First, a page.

La Salamandre (Courtesy of the VIlle de Cognac)

I knew that the festival was free and that you could watch discussions between authors on specific European themes. These take place at La Salamandre conference centre, which has an auditorium, an onsite literary café and smaller rooms.

I’d also been to the popular panel between shortlisted authors for the Prix des Lecteurs, (readers’ prize) which is held at Cognac’s Avant Scène theatre.

Prix des Lecteurs, Avant Scène theatre

What I didn’t know about were the numerous events organised outside the boundaries of the talks, prizegiving ceremonies and bookshop stands.

Thursday was dedicated to secondary school pupils, who came for special activities led by a selection of authors. The booktubing session – where real-life booktubers Lizzie and Gwendoline filmed pupils talking about their favourite festival books – was a highlight for me. It was also useful because a high school will be booktubing on my own novel, Tree Magic, next spring.

Friday saw high school students take over the conference centre. Their sessions taught them about careers in publishing and they also filmed each other interviewing the authors. And primary schools were not forgotten, as children’s authors and illustrators drove all over the region to speak to classes.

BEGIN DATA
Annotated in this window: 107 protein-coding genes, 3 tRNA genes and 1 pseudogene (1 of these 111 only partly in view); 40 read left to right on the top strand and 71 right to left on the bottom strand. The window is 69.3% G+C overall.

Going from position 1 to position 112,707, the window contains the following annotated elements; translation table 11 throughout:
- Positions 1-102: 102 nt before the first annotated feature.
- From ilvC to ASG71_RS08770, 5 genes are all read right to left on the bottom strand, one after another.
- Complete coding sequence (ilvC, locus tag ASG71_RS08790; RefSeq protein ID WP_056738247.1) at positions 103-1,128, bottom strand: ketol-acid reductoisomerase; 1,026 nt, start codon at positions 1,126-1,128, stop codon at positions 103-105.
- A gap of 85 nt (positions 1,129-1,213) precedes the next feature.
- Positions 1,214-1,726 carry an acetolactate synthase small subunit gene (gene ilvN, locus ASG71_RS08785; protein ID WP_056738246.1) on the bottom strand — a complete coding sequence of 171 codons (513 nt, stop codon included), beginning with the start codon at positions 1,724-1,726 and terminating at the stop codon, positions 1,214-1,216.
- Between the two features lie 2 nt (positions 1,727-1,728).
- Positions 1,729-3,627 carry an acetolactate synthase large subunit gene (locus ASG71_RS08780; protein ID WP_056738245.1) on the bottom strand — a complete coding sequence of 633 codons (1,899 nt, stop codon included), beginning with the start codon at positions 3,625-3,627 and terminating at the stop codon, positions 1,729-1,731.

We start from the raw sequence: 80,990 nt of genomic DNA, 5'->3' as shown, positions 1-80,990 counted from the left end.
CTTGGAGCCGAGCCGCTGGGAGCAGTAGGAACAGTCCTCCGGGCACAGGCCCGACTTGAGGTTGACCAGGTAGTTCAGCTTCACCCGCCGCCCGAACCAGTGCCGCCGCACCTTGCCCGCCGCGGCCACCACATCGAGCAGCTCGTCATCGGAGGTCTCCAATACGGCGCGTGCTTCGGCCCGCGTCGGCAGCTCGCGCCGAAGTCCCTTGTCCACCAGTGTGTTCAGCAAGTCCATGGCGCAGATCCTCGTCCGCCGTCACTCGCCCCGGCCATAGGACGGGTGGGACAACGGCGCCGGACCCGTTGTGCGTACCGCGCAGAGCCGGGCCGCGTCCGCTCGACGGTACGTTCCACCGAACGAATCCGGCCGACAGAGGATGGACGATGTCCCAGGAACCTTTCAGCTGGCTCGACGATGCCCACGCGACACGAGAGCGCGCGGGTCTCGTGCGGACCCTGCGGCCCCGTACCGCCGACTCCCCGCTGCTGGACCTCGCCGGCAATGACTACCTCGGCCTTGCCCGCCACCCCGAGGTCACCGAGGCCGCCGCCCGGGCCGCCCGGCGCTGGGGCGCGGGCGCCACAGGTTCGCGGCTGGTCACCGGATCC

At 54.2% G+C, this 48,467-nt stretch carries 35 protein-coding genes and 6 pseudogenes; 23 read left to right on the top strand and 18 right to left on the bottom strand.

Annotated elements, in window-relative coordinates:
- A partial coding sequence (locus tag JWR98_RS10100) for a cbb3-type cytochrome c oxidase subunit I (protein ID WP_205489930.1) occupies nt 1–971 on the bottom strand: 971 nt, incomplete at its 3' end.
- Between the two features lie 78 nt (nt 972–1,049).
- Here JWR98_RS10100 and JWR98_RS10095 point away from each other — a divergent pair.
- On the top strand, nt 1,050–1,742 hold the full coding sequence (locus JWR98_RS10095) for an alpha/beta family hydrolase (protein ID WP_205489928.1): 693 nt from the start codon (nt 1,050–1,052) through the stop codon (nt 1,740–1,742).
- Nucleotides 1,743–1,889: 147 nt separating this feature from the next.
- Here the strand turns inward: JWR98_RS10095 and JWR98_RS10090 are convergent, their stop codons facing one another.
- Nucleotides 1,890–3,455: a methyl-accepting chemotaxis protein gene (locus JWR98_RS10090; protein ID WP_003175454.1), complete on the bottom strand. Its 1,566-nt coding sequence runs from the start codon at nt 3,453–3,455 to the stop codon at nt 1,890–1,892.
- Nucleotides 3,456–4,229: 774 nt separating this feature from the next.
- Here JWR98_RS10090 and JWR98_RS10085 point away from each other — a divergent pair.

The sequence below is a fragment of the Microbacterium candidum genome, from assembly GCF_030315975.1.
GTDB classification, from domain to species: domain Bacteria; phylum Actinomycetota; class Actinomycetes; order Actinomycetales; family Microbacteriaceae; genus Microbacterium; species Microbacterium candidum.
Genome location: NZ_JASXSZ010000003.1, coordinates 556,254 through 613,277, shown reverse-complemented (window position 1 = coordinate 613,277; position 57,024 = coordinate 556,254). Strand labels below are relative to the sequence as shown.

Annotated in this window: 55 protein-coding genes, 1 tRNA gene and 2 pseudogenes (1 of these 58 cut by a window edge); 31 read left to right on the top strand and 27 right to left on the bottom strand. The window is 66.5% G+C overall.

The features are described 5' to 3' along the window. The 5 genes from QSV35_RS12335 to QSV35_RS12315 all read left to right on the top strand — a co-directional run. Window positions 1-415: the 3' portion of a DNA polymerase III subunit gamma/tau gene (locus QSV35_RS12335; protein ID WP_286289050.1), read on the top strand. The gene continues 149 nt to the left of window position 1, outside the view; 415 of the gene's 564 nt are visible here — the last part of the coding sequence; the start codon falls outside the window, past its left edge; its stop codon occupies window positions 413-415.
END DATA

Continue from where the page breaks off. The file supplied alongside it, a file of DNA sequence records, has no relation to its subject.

Children were also an important focus of the festival during the public opening at the weekend. A whole room was allocated to children’s workshops, films, musical siestas and readings, which ran all day on Saturday and Sunday.

This year the variety of public events was much wider. Authors gave readings, which you could listen to on headphones while drinking a coffee or wandering round the stalls. There were photography exhibitions, performed plays, book signings, film projections and readings accompanied by music.

I loved the fun ‘tarot-card’ game with mysterious goddess Circe, who would find the text to match your mood and read it to you. In the evenings, festival partners provided entertainment, including a play at Hennessy’s theatre, ‘Les Quais, Ici ou Ailleurs’, and a film projected by Eurociné.